An elderly artist thinks he has become too stale and is past his prime. His friend (and agent) persuades him to go to an off-shore island to try once more. On the island he rediscovers his ...
See full summary »
An elderly artist thinks he has become too stale and is past his prime. His friend (and agent) persuades him to go to an off-shore island to try once more. On the island he rediscovers his muse in the form of a young girl.Written by
Steve Crook <firstname.lastname@example.org>
James Mason met his future wife Clarissa Kaye-Mason when they appeared together in Age of Consent. Clarissa Kaye played the part of Mason's ex-girlfriend in Australia. Their scene together was filmed in bed, and Clarissa, who was recovering from pneumonia, had a temperature of 103 degrees F. After the filming, Mason began corresponding with Kaye, and the two were married in 1971, and remained so until Mason's death in 1984 See more »
In the scene where Helen Mirren is sitting nude in front of a mirror applying makeup, when her grandmother appears and strikes her on the back, they get into a scuffle. As the scene shifts, we can see that the formerly naked Mirren is now wearing a pair of white panties. See more »
Although initially passed intact with an 'X' the distributors decided to opt for an 'A' certificate for UK cinemas and the film was cut accordingly. The nudity during the opening bedroom scene was removed, as was some suggestive dialogue and shots of the nude Cora posing for Bradley. Video releases were raised to a 15 but featured the same cut print though the 2008 Sony DVD finally saw the film restored and uncut. See more »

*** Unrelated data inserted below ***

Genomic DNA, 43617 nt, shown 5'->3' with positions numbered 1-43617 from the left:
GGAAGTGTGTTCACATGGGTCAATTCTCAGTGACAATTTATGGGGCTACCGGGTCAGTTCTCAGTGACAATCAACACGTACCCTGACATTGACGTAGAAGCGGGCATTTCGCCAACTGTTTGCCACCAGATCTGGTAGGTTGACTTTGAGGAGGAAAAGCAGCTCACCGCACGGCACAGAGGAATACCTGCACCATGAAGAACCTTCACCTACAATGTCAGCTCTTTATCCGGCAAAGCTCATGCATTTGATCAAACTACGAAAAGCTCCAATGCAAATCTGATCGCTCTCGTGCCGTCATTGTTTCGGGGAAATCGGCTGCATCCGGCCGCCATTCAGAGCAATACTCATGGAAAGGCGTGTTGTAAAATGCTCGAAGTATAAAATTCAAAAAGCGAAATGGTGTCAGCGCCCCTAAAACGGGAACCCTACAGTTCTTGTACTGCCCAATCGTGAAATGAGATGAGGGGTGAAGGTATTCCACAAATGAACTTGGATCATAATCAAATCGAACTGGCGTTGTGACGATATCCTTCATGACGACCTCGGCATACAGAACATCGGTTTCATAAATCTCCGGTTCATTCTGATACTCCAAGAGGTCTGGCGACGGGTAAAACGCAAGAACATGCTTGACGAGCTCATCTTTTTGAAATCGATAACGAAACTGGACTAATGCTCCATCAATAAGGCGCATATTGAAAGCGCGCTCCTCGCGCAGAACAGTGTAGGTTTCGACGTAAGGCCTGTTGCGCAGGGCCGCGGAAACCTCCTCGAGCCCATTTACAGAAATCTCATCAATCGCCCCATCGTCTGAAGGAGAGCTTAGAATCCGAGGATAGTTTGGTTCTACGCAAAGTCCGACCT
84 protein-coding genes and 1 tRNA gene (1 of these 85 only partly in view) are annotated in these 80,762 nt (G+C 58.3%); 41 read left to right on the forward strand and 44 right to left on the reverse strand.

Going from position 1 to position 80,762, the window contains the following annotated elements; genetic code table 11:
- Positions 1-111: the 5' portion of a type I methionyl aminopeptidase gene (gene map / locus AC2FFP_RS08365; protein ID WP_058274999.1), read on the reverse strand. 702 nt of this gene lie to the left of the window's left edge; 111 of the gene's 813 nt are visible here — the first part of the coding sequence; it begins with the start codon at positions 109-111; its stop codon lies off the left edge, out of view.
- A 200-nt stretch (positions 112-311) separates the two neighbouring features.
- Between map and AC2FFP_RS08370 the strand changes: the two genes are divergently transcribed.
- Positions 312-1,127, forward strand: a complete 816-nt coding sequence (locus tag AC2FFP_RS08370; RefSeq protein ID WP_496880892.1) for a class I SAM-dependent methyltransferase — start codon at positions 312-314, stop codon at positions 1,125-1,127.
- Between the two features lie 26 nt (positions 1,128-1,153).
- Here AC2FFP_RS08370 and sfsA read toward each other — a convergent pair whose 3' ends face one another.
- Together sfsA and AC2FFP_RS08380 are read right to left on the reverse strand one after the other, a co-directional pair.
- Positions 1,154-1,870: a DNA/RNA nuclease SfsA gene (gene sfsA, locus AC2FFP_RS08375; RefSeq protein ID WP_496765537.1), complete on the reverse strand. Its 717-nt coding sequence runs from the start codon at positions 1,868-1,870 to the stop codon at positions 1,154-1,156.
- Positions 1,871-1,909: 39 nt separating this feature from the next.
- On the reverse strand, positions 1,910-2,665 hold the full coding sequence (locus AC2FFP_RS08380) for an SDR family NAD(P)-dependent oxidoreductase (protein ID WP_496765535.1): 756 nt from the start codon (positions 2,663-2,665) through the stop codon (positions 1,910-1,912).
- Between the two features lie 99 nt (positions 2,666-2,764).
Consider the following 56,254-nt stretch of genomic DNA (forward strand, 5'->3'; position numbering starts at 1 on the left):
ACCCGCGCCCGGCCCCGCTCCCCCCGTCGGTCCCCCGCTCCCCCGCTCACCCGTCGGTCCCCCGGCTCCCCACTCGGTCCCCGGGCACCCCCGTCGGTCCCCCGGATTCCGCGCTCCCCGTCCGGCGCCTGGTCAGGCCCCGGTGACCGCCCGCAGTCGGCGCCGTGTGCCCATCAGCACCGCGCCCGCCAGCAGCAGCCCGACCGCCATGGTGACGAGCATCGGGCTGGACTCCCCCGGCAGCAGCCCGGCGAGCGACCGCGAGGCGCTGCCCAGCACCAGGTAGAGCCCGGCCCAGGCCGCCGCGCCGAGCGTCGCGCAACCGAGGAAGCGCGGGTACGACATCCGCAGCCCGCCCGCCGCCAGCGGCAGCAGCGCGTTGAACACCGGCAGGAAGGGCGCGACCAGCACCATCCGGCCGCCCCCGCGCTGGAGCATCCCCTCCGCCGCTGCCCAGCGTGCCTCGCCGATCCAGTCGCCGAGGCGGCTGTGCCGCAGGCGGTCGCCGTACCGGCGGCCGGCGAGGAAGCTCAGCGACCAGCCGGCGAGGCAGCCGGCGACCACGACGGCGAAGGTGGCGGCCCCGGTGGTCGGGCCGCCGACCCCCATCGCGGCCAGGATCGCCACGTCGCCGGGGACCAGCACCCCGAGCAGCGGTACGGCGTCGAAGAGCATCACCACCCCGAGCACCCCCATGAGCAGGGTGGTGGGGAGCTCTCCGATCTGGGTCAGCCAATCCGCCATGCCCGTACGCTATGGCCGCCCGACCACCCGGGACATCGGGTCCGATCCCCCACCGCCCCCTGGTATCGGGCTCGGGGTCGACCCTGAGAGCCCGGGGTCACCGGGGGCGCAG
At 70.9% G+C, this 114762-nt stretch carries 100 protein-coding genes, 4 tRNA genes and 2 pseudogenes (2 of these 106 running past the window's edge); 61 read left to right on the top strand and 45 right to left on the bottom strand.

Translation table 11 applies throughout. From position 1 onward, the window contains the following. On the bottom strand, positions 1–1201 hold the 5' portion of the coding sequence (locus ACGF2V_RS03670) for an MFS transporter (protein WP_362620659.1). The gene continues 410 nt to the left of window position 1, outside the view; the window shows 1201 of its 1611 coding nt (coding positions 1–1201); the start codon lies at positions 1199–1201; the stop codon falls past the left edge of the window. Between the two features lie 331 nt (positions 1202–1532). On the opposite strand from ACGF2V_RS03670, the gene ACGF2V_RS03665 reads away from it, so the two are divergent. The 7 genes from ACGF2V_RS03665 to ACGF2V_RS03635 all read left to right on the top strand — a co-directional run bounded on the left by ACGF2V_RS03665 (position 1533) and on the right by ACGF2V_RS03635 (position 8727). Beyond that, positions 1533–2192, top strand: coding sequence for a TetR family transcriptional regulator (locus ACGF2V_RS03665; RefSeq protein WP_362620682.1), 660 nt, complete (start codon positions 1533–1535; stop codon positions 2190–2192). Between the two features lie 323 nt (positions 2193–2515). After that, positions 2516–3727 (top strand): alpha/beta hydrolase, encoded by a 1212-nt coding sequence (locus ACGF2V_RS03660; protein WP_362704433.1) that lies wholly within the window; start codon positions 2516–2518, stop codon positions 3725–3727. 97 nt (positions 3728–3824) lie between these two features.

He only wanted her for her body--to paint, of course....
I just saw this film and found it absolutely delightful. As others have noted, Helen Mirren is a wonder as a young girl working out the relationship between her body's strength and its beauty, and how each can help her get what she wants. There is one moment, when she takes control of a motorboat after having dumped a would-be lover overboard, when I saw the future Jane Tennison. James Mason is also marvelous as the obsessive painter. The natural setting, on the Great Barrier Reef, is liberating and beautiful but the heart of the movie is the little cabin which goes from a dump to a layered, painted work of art. This man's passion to make things, to create color and line on every available surface, seems to fill the movie's surface too. Near the end, when Cora enters the cabin and we see her surrounded by his paintings of her, the relationship between art and life seems to be a very happy one. It's too bad Michael Powell didn't get to make more films in the 1960s and early 70s. I think that if I could have seen this film at the time it was made (when I was a girl in my late teens, for whom nudity was not an option) it would have meant a lot to me.
52 of 58 people found this review helpful.
Was this review helpful to you?
| Report this